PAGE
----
const factory = PageHandlerFactory.getRemote();
        (this.handler as PageHandlerRemote).$.bindNewPipeAndPassReceiver());

  static getInstance(): BrowserProxy {
    return instance || (instance = new BrowserProxy());

  static setInstance(obj: BrowserProxy) {
    instance = obj;

let instance: BrowserProxy|null = null;

Using TypeScript bindings for communication

The callbackRouter (PageCallbackRouter) can be used to add listeners for asynchronous events sent from the browser.

The handler (PageHandlerRemote) can be used to send messages from the renderer to the browser. For interface methods that require a browser response, calling the method returns a promise. The promise will be resolved with the response from the browser.


import {BrowserProxy} from './browser_proxy.js';

let numDonutsBaked: number = 0;

window.onload = function() {
  // Other page initialization steps go here
  const proxy = BrowserProxy.getInstance();
  // Tells the browser to start the pilot light.
  // Adds a listener for the asynchronous "donutsBaked" event.
    (numDonuts: number) => {
      numDonutsBaked += numDonuts;

function CheckNumberOfDonuts() {
  // Requests the number of donuts from the browser, and alerts with the
  // response.
      (numDonuts: number) => {
        alert('Yay, there are ' + numDonuts + ' delicious donuts left!');

function BakeDonuts(numDonuts: number) {
  // Tells the browser to bake |numDonuts| donuts.

Pre-Mojo alternative: chrome.send()/WebUIMessageHandler

Most Chrome WebUIs were added before the introduction of Mojo, and use the older style WebUIMessageHandler + chrome.send() pattern. The following sections detail the methods in WebUIMessageHandler and the corresponding communication methods in TypeScript/JavaScript and how to use them.


A tab that has been used for settings UI may be reloaded, or may navigate to an external origin. In both cases, one does not want callbacks from C++ to Javascript to run. In the former case, the callbacks will occur when the Javascript doesn't expect them. In the latter case, sensitive information may be delivered to an untrusted origin.

Therefore each message handler maintains a boolean that describes whether delivering callbacks to Javascript is currently appropriate. This boolean is set by calling AllowJavascript, which should be done when handling a call from Javascript, because that indicates that the page is ready for the subsequent callback. (See design doc.) If the tab navigates or reloads, DisallowJavascript is called to clear the flag.

Therefore, before each callback from C++ to Javascript, the flag must be tested by calling IsJavascriptAllowed. If false, then the callback must be dropped. (When the flag is false, calling ResolveJavascriptCallback will crash. See design doc.)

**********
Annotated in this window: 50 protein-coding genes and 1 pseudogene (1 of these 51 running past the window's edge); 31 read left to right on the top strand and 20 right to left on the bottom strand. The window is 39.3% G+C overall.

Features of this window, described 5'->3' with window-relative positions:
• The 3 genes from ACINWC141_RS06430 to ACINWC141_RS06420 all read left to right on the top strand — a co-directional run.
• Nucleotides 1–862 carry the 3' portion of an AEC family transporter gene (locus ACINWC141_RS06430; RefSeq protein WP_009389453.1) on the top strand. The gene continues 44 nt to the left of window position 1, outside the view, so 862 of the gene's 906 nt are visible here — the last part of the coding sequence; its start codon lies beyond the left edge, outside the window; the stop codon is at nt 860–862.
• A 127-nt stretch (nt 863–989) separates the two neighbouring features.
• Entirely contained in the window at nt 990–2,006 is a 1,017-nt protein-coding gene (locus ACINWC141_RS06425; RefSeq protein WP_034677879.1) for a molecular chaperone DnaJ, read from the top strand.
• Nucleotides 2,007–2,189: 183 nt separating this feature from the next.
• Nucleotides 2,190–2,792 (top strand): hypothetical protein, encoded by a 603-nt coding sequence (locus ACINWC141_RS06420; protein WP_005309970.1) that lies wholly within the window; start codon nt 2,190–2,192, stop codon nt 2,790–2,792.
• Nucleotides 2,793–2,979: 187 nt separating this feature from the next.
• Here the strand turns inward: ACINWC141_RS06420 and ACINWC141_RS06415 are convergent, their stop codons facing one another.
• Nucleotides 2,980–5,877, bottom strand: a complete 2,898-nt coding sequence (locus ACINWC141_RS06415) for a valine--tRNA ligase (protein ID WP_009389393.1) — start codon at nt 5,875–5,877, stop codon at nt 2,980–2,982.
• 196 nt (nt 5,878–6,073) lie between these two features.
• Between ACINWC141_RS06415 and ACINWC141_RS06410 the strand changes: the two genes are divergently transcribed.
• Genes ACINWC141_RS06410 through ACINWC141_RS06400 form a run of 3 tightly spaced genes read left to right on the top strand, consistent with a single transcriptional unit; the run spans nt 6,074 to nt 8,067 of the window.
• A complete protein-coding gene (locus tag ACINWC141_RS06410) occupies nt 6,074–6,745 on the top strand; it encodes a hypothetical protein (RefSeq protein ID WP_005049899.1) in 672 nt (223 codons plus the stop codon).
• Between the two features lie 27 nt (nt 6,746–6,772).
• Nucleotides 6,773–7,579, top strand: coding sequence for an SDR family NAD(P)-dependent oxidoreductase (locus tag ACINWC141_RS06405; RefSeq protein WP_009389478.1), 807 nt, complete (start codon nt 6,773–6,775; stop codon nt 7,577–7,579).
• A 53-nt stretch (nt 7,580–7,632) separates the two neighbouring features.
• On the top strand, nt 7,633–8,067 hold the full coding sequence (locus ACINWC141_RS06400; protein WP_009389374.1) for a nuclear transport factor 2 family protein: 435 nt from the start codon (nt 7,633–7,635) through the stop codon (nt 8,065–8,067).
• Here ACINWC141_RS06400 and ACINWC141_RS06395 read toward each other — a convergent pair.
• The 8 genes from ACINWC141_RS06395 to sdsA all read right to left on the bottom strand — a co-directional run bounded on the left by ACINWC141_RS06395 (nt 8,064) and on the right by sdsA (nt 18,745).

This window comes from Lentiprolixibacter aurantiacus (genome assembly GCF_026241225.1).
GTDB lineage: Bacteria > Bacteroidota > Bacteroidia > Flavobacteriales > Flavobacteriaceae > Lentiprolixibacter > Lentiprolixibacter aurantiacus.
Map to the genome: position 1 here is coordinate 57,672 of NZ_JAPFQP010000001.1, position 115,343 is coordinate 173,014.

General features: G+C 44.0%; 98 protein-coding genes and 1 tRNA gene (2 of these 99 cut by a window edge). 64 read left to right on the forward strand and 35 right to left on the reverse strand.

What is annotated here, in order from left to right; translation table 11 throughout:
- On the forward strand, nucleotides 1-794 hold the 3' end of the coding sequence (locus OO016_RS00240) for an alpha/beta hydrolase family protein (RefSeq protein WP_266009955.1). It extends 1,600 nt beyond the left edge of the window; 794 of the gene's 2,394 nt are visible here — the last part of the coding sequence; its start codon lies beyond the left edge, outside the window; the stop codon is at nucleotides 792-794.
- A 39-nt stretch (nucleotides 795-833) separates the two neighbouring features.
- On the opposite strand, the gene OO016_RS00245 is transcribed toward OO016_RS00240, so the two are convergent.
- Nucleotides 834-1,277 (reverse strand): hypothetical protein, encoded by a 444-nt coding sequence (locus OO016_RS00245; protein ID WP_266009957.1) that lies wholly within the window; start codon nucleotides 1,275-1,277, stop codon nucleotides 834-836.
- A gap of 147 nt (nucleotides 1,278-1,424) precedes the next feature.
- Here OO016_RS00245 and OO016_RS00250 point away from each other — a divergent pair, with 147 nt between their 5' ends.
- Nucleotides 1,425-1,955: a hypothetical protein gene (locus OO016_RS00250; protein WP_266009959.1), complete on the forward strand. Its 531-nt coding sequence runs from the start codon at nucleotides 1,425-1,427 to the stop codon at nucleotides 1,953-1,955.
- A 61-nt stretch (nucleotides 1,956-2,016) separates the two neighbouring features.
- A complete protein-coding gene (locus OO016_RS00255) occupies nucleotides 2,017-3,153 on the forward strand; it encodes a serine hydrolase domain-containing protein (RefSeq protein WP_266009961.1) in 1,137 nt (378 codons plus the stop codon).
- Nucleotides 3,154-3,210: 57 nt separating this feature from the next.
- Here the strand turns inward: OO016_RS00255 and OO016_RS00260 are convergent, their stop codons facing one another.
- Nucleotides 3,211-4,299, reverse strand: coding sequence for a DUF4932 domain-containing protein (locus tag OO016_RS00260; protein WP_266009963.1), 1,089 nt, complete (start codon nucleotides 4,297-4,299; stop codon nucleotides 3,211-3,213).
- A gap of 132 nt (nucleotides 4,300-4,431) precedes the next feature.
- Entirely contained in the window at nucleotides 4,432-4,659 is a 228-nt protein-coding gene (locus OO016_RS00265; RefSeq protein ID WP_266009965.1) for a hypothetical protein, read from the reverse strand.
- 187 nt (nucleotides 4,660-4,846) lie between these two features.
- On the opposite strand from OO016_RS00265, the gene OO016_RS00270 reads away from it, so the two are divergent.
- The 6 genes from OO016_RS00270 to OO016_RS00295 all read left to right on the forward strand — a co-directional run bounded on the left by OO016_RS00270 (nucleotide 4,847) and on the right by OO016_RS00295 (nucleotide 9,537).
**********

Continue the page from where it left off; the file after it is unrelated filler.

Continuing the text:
Also beware of ABA issues: Consider the case where an asynchronous operation is started, the settings page is reloaded, and the user triggers another operation using the original message handler. The javascript_allowed_ boolean will be true, but the original callback should still be dropped because it relates to a operation that was discarded by the reload. (Reloading settings UI does not cause message handler objects to be deleted.)

Thus a message handler may override OnJavascriptDisallowed to learn when pending callbacks should be canceled.

In the JS:

window.onload = function() {

In the C++:

void OvenHandler::HandleStartPilotLight(const base::Value::List& /*args*/) {
  // CallJavascriptFunction() and FireWebUIListener() are now safe to do.


When the browser process needs to tell the renderer/JS of an event or otherwise execute code, it can use CallJavascriptFunction().

void OvenHandler::OnPilotLightExtinguished() {

This works by crafting a string to be evaluated in the renderer. Any arguments to the call are serialized to JSON and the parameter list is wrapped with

// See WebUI::GetJavascriptCall() for specifics:
"functionCallName(" + argumentsAsJson + ")"

and sent to the renderer via a FrameMsg_JavaScriptExecuteRequest IPC message.

While this works, it implies that:

  • a global method must exist to successfully run the Javascript request
  • any method can be called with any parameter (far more access than required in practice)

^ These factors have resulted in less use of CallJavascriptFunction() in the webui codebase. This functionality can easily be accomplished with the following alternatives:


FireWebUIListener() is used to notify a registered set of listeners that an event has occurred. This is generally used for events that are not guaranteed to happen in timely manner, or may be caused to happen by unpredictable events (i.e. user actions).

Here‘s some example to detect a change to Chrome’s theme: